ADD TO COLLECTION
  • Add to new collection
  • CANCEL

    Farming is a way of life in New Zealand. Farms cover about half of the country’s land and are important to our economy. Agriculture has shaped who we are as a nation, but it has also had a big impact on the country’s natural landscape and environment.

     Teaching in a dairy sector context 

    Agricultural science and the primary production sector provide rich contexts for students to develop practical, problem-solving, sustainable and future-focused approaches to learning. Students’ purposeful learning in the dairy sector involves a wide range of practical experiences with a diverse curriculum including economic, historical, social and cultural influences on primary production and the interrelationships of science, technology, society and the environment.

    Curriculum links

    The resources featured connect with both the agriculture and horticulture curriculum as well as Living World and Planet Earth and Beyond concepts. This context also provides an opportunity to explore te ao Māori concepts.

    Agriculture and horticulture concepts

    • Primary producers produce for a market
      Primary products are those that leave the farm gate. Milk, meat and potatoes are primary products. Cheese, milk powder and chips are not. Primary producers will gather and use feedback from consumers to manage production and on-farm processes to meet the requirements of consumers. Primary production focuses on the processes involved in growing the products.
    • Producers systematically manage life processes
      Primary producers work with live animals, plants and microorganisms. They manage the life processes of the live organisms in their care to ensure a marketable product is produced.
    • Production systems must be sustainable
      The production of primary products must be sustainable. The impacts on the environment must be minimised to ensure viability and add value to New Zealand’s reputation as clean and green. Sustainable management practices ensure production of primary products meets consumers requirements without compromising the ability of future generations to do the same. Preventing, limiting, minimising or correcting environmental damage to water, air and soil as well as considering the interrelatedness of ecosystems is required to achieve sustainable management practices.  
    • Producers must make a profit
      New Zealand is rich with resources to support a variety of primary produce. Primary producers are businesses, and commercial producers only produce products that return a profit. Any new products are carefully selected and a range of factors explored before committing to production. 

    Science concepts

    • Living World
      Ruminant digestion and plantain forage research supports learning about the life processes of animals and plants including key structural features and functions. Other key Living World concepts are environmental suitability related to habitat/niche, adaptations and interdependence – how changes in one part of the environment affect other living organisms living there.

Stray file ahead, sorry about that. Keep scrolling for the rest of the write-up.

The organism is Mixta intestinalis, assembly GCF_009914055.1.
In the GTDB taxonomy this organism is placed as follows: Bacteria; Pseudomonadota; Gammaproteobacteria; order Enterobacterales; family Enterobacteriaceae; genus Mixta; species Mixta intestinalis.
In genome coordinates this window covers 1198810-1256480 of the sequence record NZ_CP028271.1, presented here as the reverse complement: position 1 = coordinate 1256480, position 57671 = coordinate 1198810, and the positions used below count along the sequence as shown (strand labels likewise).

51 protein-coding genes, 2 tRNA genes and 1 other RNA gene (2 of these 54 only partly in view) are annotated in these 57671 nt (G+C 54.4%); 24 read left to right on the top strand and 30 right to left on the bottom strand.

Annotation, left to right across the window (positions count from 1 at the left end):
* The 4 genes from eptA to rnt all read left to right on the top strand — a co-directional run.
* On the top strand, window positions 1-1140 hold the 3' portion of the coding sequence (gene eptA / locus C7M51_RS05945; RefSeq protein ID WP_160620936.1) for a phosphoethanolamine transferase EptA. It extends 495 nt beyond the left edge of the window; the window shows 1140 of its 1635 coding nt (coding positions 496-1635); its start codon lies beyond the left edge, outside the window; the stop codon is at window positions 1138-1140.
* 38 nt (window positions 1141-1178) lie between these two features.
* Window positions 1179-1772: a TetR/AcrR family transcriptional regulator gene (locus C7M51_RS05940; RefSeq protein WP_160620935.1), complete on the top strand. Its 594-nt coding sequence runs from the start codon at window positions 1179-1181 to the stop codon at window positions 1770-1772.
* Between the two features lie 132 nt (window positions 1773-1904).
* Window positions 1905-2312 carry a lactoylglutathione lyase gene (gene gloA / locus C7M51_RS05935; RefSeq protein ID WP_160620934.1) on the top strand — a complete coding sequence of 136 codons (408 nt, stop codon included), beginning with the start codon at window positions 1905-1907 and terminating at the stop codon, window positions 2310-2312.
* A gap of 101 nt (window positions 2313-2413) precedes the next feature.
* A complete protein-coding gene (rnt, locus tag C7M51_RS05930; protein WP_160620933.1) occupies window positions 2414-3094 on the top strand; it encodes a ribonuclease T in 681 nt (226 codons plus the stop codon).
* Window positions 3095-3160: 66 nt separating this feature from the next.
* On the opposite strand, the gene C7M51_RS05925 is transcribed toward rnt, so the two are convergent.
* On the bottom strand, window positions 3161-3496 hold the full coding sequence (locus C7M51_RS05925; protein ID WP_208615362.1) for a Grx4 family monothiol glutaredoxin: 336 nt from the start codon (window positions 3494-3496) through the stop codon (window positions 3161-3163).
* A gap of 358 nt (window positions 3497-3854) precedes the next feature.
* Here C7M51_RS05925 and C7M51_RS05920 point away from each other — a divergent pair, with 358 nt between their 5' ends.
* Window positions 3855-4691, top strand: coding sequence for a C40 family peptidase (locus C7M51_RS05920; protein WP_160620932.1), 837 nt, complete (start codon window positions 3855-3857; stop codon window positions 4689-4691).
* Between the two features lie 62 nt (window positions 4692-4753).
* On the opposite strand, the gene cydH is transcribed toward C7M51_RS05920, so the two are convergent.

• Planet Earth and Beyond
      Key Earth science concepts include Earth systems, interacting systems, nutrient cycling and the influences humans have on these systems.
    • Nature of Science
      Science builds on prior experiences, and the science process asks questions, finds evidence, explores models and investigates using standardised methodologies to develop explanations. Science knowledge is tentative and changes over time.
    From a te ao Māori perspective, we are all part of te taiao and have a responsibility to care for it. This perspective – that the land provides for the people and so the people must provide for the land – is in accord with the view of most farmers and primary producers, who see themselves as stewards of the land.

    Te ao Māori perspectives

    The dairy industry recognises the crucial role it plays in improving and protecting water quality and mitigating greenhouse gas emissions. As stewards of the land, many farmers are working to protect, restore and enhance the environment. This is an approach that aligns with kaitiakitanga – guardianship and care for the environment. Other perspectives to consider are the roles of mātauranga Māori and whakapapa (interconnections).

    Interactive planning pathways

    Teachers can use Hub resources as starting points for context-based learning. The planning map below provides a gateway to collections of articles, multimedia, student activities and stories of New Zealand’s science research. By using a combination of these resources, teachers can combine conceptual understanding, capabilities development and assessment opportunities into relevant learning experiences.

    Resources to support learning

    The Hub has created a suite of resources exploring forage research in the dairy sector:   

    Collating resources for reference and planning

    To sort and annotate these resources for later reference, log in and use the collections tool. A link to a sample collection is in the related content section at the end of this article.

    Related content

    Background information and short histories of dairy farming in Aotearoa New Zealand:

    The Hub features other DairyNZ research on robotic milking.

     

    Visit these topics pages to find curated resources:

    Our atmosphere and climate 2020 is a collection that contains notes explaining key science concepts and science capabilities and features resources to support learning about climate change in New Zealand. To sort and annotate these resources for later reference, log in to use the collections tool.

    Useful link

    Visit TKI for more information about agricultural and horticultural science in New Zealand.

    Acknowledgement

    This resource has been produced with the support of DairyNZ.
      Published 15 April 2021 Referencing Hub articles